It is easy to see what others pay in council tax since the charge bands are published online, and so is the band for each property, at leasts in England. With the move to mobile phones and ex-directory landlines, phone numbers are less accessible but other residential phone numbers can easily be looked up.

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So what’s your solution, Duncan? Close down the free wi-fi services? If people stop using them that will happen anyway I suppose.

It has been no secret that GCHQ is recruiting people who have experience on the darker side of the web. It’s entirely believable and an obvious place to look for surveillance experts and interceptors and it has been extensively covered in the press.

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Absolutely, Duncan. I sometimes fear the message does not reach many people but perhaps they just don’t want to hear it.

In the scale of hacking sources, where does free wi-fi stand? Direct hacking of people’s accounts appears to be No.1. Insider hacking must be a high scorer. I don’t know enough about this to identify other hacking origins so free wi-fi could be a biggie.

Every new train and many older ones now come with free wi-fi as a government directive. Are travellers being placed in jeopardy by the government in promoting this use for idle brains and hands?

I occasionally used free WiFi until about three years ago. I think it was a combination of reading terms and conditions and receiving a few unwanted emails that put me off, but it’s possible that security concerns was another factor. Perhaps the last time I used free WiFi was on a very long train journey and it was only free for 15 minutes. After that I just used mobile broadband. I now see free WiFi as a small risk and not one I need to take.

Many rejected advice to install antivirus software on their computers years ago, but eventually complied. Sadly some waited until it was too late.

It’s difficult to quantify the risk of using free WiFi because that will depend on what it is being used for and the nature of the service offered.

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I thought it was free on the train, as it is on the buses in my area. This is what puts more people at risk [if there is a serious risk].

I don’t doubt that but I will just continue to use mobile broadband when I can get a signal.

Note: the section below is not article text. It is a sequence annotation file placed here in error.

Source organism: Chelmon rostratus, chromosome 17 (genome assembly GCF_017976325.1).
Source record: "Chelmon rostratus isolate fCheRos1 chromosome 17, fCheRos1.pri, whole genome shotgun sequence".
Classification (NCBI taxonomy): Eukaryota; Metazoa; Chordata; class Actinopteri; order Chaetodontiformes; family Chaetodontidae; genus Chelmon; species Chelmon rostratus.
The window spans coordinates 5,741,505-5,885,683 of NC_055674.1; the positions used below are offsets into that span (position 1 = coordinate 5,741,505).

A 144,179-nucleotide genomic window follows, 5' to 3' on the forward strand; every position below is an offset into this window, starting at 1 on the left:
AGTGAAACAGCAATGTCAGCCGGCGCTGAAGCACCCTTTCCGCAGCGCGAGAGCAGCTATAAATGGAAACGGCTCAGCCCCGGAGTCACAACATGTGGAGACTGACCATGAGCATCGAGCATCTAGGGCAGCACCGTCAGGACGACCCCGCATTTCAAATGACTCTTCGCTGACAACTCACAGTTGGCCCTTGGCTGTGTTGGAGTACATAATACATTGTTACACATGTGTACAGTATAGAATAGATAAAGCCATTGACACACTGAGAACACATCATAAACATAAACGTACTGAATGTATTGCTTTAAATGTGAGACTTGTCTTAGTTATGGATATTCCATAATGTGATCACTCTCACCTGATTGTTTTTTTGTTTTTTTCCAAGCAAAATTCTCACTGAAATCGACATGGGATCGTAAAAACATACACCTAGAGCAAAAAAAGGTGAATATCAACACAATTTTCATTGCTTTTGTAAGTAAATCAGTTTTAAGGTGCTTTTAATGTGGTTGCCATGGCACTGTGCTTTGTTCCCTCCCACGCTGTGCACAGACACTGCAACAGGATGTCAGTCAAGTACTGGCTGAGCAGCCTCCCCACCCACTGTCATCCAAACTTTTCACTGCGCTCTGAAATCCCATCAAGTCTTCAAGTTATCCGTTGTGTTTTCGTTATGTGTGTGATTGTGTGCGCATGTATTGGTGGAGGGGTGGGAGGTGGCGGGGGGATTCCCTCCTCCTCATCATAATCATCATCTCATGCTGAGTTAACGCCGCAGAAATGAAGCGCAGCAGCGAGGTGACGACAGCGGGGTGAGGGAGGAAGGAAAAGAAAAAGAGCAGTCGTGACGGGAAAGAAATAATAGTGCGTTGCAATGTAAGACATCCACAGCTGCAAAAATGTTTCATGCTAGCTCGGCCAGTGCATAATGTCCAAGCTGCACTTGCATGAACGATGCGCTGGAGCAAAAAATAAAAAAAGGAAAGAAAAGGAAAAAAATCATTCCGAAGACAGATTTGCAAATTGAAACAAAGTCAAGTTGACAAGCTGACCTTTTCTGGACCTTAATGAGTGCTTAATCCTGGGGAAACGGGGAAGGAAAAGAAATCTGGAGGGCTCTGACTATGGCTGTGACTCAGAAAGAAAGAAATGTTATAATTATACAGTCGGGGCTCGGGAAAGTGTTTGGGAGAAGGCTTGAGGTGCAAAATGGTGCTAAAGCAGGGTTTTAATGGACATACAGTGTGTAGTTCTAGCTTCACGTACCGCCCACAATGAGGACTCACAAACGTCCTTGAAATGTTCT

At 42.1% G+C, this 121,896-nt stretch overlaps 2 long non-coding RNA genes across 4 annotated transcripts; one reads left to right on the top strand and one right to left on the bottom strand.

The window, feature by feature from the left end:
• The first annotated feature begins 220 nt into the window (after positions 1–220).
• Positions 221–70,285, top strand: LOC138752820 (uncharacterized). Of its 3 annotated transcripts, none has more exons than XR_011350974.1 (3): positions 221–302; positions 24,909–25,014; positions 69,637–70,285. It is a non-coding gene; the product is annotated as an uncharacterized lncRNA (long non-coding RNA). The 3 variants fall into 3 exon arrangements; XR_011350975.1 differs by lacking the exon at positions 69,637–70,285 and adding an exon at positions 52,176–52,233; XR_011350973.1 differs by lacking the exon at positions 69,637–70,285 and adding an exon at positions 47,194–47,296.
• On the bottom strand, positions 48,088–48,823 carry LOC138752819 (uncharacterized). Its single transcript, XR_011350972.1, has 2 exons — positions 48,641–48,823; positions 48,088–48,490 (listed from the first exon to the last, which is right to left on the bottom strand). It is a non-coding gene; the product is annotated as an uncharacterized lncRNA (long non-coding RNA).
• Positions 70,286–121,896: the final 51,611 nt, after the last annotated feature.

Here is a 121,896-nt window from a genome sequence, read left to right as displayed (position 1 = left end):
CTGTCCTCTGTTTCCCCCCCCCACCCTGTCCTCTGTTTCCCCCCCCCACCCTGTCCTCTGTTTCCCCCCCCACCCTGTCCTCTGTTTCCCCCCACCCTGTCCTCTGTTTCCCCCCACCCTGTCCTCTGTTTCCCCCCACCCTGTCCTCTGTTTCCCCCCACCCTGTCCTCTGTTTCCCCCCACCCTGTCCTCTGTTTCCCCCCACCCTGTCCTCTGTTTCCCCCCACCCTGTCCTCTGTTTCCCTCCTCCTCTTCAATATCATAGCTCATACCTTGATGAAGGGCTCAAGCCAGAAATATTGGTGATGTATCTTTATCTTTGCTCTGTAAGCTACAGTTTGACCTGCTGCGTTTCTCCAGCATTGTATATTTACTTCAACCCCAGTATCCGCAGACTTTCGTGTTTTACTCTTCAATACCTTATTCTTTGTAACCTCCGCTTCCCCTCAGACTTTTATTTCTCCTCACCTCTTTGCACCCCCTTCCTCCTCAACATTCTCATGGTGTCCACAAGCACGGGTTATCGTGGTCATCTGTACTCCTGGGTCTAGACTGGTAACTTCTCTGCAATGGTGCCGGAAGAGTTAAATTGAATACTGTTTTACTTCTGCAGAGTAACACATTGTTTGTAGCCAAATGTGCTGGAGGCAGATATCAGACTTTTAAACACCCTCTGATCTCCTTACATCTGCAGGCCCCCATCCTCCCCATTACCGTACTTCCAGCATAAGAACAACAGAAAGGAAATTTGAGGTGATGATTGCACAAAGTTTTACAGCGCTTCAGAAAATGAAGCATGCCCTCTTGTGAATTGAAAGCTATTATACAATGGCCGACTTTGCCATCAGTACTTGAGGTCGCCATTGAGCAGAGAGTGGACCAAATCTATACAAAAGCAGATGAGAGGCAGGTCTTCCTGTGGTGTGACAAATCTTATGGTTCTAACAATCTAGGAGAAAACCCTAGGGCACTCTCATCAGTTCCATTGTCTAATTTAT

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I would prefer to have a link to British experience on trains if possible, Duncan.

I don’t really know, Duncan. I can see that the convenience of advance technology is going to be offset by security concerns in future. In the days of the transistor radio, pocket calculator and home computer I was an early adopter. Now I am not, for a variety of reasons and security is in there.

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As a matter of interest, what is the source of that information, Duncan?

I don’t have a problem with it and most people have probably realised for some time that the security services have these resources. Those with nothing to hide have nothing to fear, and the notion that the police are going to make a list of everyone protesting about something or other is fanciful in my opinion.

Are you having a problem with your single apostrophe key? It’s being replaced by other symbols. Are you using the same key that has ‘@’ on it but without the shift? I have noticed for some time that you usually use a comma instead of an apostrophe for abbreviations and in the possessive sense.

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But what’s the problem? I suppose if I’m talking to Ivan about smuggling the new codes for the palm-sized fusion reactor he’s selling me then there might be a problem. But otherwise my whereabouts are no secret, and I don’t care if anyone listens into my (comparatively few) ‘phone calls, except before Christmas,when I’m buying pressies.